It's by Mathiesen

See:
http://mathii.github.io/2019/10/12/t...istence-allele

" the reason for selection remains somewhat unclear and none of the proposed hypotheses (access to energy content, hygiene, vitamin D or calcium, etc… ) seem completely convincing (See Szpak et al. 2019 for example)."

"Before 5000 BP, there are only a couple of occurrences of the allele. It’s quite possible that these are genotyping or dating errors. By 2500 BP, the allele is present over a band stretching from Ireland to Central Asia at around 50 degrees latitude. This probably reflects the spread of Steppe ancestry populations in which the allele originated. However, the allele is still rare (say <1% frequency) over this entire range. It does not become common anywhere until some time in the past 2500 years - when it reaches its present-day high frequency in Britain and Central Europe. It’s also at high frequency today in Scandinavia. I don’t have any ancient DNA from the past 2500 years from the region, but Margaryan et al. 2019 suggests that the trajectory was very similar to Britain and Ireland. The allele is relatively rare in Iberia in this period, but intermediate frequency today (45% frequency in 1000 Genomes IBS).""Timing and location of selection

Since we have relatively dense sampling in Britain & Ireland, Central Europe and Iberia (and a few samples in the Indus valley), we can look at the trajectory of the allele in each of these regions separately. The figure below shows a logistic growth model fitted to the ancient and modern (from 1000 Genomes) data in these regions. In Britain, the allele doesn’t start to increase in frequency until perhaps 3000-4000 BP. It then increases rapidly until around 1500 BP, when it seems to level off at around the present-day frequency. There’s a similar pattern in Central Europe, consistent with measurements of the allele frequency in Medieval Germany (Kruttli et al. 2014). In contrast, in Iberia, the increase starts much later—perhaps 1000-2000 BP—but doesn’t obviously level off. What does this tell us about the things that might be driving selection? It’s possible that the start time of the increase is limited by the absence of the allele, rather than the absence of selection. But if selection really stops at 1500 BP, then it would suggest that whatever is driving selection stops in Britain, Ireland and Central Europe at that time, but is still present in Iberia. Another possibility might be some kind of frequency-dependent selection although I have no idea how that would work in practice."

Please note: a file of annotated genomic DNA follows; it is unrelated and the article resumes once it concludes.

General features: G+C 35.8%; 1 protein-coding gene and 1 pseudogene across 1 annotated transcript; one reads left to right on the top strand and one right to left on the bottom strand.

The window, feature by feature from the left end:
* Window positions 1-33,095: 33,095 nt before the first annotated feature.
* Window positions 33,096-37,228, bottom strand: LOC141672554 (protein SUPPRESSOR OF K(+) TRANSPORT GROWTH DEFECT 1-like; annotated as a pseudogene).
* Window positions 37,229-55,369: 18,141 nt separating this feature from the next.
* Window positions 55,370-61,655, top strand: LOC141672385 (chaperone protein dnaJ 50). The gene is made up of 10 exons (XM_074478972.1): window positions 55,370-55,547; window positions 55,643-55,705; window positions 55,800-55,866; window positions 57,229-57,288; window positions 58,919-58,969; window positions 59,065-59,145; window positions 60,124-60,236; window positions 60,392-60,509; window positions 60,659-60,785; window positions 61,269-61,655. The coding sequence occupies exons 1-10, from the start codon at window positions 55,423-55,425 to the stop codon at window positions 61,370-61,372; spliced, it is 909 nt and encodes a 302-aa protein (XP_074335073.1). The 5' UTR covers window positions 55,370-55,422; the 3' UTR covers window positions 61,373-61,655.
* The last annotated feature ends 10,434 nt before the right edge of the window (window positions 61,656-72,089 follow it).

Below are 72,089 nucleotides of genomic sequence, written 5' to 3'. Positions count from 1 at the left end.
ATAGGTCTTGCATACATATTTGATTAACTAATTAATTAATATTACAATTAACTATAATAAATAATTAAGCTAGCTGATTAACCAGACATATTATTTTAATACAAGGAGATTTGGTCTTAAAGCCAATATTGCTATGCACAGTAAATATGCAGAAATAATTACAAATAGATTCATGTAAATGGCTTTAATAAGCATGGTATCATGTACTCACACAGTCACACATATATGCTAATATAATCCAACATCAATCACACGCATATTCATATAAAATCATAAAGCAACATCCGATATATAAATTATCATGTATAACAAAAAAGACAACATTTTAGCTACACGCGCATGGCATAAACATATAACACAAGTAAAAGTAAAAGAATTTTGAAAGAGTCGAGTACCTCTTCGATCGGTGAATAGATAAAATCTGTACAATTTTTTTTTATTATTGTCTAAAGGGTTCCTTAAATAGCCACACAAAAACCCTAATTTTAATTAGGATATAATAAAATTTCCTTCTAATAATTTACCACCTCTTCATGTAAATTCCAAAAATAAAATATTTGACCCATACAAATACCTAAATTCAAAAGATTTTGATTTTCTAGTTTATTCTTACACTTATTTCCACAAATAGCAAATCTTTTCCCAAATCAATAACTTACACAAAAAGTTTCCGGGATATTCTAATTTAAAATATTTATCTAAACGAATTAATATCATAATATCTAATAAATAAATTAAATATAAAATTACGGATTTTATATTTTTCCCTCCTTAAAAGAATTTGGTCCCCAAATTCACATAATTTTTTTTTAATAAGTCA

As he says, the very earliest samples could well be errors, and as far as the maps are concerned, it looks to me perhaps like a pick up in central Europe by the steppe people and then they spread it both west and all the way east.

Not married to that idea either. Let's say that imo it's still an open questions.